Initial Preparation

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Informing the Community

Letting the community know you are preparing for an emergency is a careful process. The seriousness of the situation must be conveyed without generating panic, and the school's first message to families needs to be one that is genuine, ideally matching the style of communication that people are used to.

There are some obvious components, such as assuring everyone that the safety and academic success of all students is the top priority. Give people sources of solid information, such as the CDC page on COVID-19. For families trying to give students easily-understood information about the virus, a web comic explaining the coronavirus like this one created by NPR might help assuage their fears.

Be clear that the emergency may represent a new challenge, and that your teams are working hard (assuming they are) to develop the resources and choice of tools teachers will use for online learning as needed.

Should the school close, you might also plan for regular messages to send to your community, focusing on news from the school, suggested online activities, and even some simple games that students and family members might enjoy together with ideas for tying the games to elements of students' learning.

Give the community the opportunity to send questions, and answer those in a blog or similar space that different members of the leadership team can contribute to.

Access and Capabilities of Staff

As soon as possible, figure out what your staff knows and can do from home.

In terms of access, you might get better information by asking if teachers can watch an online video without stops rather than asking if they have strong internet connections, which could mean different things to different people.

There may be members of your team who rely completely on cell service for internet access at home. If so, relatively low-bandwidth apps such as WhatsApp might be helpful for general communication.

Clearly, teachers will need to be up to speed on those tools everyone will use. Consistency across classes will make things simpler for students, and you may have people who have just scratched the surface with the possibilities of a video conferencing or forum tool who need the opportunity to practice together before a closure.

In later pages of this guide, we will look at specific tools for specific learning purposes.

Access and Capabilities of Students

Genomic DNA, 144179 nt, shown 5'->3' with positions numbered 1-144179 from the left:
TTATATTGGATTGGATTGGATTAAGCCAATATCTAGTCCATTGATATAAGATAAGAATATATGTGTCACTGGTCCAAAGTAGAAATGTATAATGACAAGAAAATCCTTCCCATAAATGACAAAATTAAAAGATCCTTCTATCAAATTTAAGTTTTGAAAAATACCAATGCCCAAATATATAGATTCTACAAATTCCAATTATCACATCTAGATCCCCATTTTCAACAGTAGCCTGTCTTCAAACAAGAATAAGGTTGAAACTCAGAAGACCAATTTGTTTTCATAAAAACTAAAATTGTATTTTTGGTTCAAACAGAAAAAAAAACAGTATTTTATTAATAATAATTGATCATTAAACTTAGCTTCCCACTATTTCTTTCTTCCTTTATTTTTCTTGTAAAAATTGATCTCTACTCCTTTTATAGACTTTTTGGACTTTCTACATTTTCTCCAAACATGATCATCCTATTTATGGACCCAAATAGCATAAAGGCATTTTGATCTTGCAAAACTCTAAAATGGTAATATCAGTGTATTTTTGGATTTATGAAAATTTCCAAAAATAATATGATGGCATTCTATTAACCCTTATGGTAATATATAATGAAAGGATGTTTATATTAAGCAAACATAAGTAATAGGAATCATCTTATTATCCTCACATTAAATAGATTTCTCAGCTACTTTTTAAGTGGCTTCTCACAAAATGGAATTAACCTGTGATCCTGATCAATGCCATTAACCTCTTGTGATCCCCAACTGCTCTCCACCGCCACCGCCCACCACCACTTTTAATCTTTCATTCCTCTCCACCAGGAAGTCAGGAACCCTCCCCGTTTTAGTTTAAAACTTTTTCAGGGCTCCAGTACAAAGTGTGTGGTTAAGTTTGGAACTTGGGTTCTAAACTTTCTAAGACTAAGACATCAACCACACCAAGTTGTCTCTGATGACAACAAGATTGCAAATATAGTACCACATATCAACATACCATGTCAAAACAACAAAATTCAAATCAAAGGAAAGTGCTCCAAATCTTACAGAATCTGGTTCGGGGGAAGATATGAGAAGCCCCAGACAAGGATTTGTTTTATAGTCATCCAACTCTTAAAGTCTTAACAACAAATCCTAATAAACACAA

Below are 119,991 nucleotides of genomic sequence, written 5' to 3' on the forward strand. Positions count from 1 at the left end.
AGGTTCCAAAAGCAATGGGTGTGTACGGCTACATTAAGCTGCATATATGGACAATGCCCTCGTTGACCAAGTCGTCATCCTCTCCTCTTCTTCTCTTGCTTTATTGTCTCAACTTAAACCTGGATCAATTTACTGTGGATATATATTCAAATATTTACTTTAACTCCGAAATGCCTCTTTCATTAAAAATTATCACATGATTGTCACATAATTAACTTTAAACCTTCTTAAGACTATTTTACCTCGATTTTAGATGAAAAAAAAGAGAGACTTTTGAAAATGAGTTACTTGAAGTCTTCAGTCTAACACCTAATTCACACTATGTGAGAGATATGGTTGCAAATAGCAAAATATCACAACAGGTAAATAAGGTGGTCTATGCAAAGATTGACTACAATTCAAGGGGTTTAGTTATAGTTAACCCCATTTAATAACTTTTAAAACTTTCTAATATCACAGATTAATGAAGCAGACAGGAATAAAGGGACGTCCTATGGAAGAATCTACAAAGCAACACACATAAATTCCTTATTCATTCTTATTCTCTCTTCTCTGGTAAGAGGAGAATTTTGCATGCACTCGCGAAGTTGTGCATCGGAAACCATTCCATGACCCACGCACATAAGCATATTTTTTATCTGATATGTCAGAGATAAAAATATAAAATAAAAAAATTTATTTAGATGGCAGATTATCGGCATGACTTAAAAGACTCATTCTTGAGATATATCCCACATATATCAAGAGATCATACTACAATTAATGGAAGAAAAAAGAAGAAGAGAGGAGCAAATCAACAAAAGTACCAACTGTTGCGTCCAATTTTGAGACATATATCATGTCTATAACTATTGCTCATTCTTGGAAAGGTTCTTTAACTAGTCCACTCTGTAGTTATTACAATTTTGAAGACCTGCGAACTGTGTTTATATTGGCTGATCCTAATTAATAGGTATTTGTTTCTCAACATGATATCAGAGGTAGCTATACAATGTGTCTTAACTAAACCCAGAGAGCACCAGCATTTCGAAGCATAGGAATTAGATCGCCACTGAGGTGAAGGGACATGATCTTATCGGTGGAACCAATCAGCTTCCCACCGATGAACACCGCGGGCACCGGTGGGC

Survey your families to learn what access they have at home. Some portion of your students will not have internet access that allows use of video resources, video conferencing for group work, etc.

For them, you will need to know if there are other ways they can access content, such as via cell phones.

Also keep in mind that if students can't come to school, a parent or parents may not be able to go to work, meaning that they are using home bandwidth to continue their own jobs. In your survey, find out if multiple people can watch streaming videos at the same time to get an idea of how strong their home networks are.

Flexibility will be an all-important piece of making a sudden transition to online learning as successful as possible, and teachers will likely need to think in terms of doing what they can however they can with their classes.

Know also that there may be students who are doing very well academically, have strong tech skills, and plenty of bandwidth at home. These students may prove helpful in creating content to help others, a topic we will return to when discussing creating videos.

It may also be important to have physical packets of material for students to read and work with if online tools are not available to given students and their families.

Tapping into the Team's Expertise

As with the students who can create material as part of the class, there will be non-teaching members of the team who can create useful content for the community.

Food service people might create content about eating healthy meals during the emergency. Counselors might create content with encouraging messages for both students and their parents. Your instructional tech team may need to connect with colleagues in other schools or districts to share resources in order not to be overwhelmed by the demands of teachers trying to get up to speed on certain tools.

As a leader, be careful not to micromanage those who know specific populations (very young or special education students, for example) directly. Get their ideas on what will work best for those least able to be more self-directed about their work, and facilitate your teams' contacts with colleagues at other schools and districts who might have answers that elude you and your people.

Go to Ways to Think about Emergencies.

The writer, Rushton Hurley, is the founder of Next Vista for Learning, the author of three books (Making Your Teaching Something Special, Making Your School Something Special, and Technology, Teamwork, & Excellence) as well as the writer of the blog Inspiring Improvement.